Several of the 23 objectives in this agreement that have been drawn up in the usual aspirational warm-fuzzy diplomatic language of the UN do not survive an educated reading between the lines.

Objective 15 is called: Provide access to basic services for migrants.

Currently, you have to be a resident or citizen to access taxpayer-funded services from our government. For example, if you’re not a resident and you need to use a public hospital then you pay for the service, which is pretty reasonable. Now if you’re like me, you welcome immigrants because they will usually take independent initiative to come here for a better life and use their own resources to make their lives better. Objective 15 tips this on its head, giving any person who crosses our borders an immediate human right to public healthcare, all levels of public education and wrap-around assistance by the government to access these services. When Michael Joseph Savage instituted the cradle to grave welfare state, he could never have imagined it would become an international airport to airport welfare system open to any person that shows up on our doorstep.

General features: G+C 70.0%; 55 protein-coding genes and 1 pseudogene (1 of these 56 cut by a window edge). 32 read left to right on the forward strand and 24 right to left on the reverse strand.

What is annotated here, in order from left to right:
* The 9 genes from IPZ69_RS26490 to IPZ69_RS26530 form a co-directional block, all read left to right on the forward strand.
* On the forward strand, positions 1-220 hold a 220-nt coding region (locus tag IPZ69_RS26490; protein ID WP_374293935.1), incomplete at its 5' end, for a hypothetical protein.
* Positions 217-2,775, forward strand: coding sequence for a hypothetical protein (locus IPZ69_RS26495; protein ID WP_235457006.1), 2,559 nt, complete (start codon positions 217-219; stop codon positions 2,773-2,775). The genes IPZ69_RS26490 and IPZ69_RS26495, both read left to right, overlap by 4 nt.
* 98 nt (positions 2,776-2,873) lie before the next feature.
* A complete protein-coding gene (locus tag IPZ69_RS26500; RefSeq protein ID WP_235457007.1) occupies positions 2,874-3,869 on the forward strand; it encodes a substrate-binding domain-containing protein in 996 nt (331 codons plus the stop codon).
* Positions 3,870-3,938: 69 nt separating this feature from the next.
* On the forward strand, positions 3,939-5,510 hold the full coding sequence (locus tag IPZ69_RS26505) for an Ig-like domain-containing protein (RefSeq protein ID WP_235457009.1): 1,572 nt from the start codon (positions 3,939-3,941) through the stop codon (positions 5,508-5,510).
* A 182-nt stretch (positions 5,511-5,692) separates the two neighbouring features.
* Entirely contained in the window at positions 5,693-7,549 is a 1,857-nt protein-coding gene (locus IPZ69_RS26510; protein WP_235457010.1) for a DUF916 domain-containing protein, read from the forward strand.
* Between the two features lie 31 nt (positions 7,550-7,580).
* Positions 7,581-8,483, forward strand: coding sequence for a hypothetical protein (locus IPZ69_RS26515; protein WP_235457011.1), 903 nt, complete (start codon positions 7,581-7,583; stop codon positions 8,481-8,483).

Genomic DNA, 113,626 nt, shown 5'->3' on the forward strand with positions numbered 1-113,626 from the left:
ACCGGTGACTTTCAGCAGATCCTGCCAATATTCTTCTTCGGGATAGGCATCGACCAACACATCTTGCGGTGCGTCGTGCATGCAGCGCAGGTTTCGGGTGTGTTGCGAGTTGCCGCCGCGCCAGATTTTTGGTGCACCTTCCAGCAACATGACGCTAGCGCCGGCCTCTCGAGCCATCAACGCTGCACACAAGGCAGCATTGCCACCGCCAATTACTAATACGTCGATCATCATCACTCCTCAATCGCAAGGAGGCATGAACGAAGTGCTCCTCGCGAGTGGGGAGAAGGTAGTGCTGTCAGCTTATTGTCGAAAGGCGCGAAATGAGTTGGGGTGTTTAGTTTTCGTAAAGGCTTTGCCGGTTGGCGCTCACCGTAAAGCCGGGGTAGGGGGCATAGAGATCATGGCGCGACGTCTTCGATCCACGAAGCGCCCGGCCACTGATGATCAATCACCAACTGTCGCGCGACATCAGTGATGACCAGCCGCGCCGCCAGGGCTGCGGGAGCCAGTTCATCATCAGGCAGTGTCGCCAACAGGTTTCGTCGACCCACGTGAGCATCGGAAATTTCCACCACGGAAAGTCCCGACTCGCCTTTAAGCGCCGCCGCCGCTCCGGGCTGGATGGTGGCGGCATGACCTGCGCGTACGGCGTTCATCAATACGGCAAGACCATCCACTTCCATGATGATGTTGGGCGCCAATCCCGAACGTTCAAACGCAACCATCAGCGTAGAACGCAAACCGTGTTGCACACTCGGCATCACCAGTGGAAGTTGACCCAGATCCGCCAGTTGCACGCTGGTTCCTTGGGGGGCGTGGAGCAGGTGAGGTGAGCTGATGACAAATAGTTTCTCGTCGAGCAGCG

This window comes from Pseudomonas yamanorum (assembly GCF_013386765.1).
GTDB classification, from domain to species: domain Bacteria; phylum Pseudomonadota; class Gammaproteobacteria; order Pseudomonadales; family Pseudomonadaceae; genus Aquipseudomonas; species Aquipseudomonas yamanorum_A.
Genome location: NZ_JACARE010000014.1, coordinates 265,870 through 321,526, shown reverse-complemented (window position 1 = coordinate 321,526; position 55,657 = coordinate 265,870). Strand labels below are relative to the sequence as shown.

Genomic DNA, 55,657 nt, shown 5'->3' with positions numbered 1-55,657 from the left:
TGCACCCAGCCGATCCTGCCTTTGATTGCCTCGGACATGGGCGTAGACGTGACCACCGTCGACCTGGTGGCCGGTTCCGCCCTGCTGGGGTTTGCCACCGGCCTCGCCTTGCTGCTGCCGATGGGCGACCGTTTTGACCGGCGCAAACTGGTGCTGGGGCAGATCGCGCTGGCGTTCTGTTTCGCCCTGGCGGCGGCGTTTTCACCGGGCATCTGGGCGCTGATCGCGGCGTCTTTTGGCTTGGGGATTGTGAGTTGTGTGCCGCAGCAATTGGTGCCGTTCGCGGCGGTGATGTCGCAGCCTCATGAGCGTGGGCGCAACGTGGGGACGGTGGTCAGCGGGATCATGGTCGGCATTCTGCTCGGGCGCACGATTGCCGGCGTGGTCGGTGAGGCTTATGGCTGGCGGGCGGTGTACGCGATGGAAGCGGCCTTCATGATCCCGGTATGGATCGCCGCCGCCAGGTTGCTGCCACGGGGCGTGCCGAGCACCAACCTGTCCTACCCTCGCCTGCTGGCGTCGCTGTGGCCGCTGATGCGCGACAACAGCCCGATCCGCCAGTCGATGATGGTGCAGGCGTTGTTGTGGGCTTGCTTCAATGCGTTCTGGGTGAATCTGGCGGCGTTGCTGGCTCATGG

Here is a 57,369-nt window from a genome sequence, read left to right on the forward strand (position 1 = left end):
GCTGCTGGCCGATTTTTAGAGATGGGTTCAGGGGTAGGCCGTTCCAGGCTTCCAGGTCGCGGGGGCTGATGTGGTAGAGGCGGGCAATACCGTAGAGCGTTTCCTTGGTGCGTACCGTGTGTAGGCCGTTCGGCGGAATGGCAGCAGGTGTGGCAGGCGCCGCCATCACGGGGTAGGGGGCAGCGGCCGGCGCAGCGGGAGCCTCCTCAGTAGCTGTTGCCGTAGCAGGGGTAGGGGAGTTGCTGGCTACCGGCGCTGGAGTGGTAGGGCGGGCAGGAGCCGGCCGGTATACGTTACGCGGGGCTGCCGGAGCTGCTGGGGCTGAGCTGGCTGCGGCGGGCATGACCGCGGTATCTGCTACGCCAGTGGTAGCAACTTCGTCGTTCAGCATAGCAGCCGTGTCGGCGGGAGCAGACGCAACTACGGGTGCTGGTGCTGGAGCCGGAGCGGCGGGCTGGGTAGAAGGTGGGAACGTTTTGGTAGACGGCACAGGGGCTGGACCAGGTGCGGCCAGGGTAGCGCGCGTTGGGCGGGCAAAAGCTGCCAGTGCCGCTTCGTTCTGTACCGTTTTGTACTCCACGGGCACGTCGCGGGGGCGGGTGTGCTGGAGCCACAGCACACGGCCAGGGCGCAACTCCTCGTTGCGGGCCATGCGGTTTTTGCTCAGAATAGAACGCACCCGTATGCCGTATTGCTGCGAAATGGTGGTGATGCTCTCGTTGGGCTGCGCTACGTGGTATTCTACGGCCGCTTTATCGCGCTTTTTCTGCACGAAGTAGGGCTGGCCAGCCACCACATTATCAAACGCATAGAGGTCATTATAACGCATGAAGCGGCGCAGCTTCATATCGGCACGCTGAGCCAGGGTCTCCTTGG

Objective 16 is titled “Empower migrants and societies to realise full inclusion and social cohesion”. A glance at the details of Objective 16 shows the following (and I am paraphrasing):

Promote mutual respect for the cultures, traditions and customs of communities of destination and of migrants, including on ways to promote acceptance of diversity and facilitate social cohesion and inclusion;
Establish comprehensive and needs-based pre-departure and post-arrival programmes that may include rights and obligations and basic language training – something I’d expect migrants to have already undertaken for themselves if they’re planning on moving to create a new life for themselves in a new country;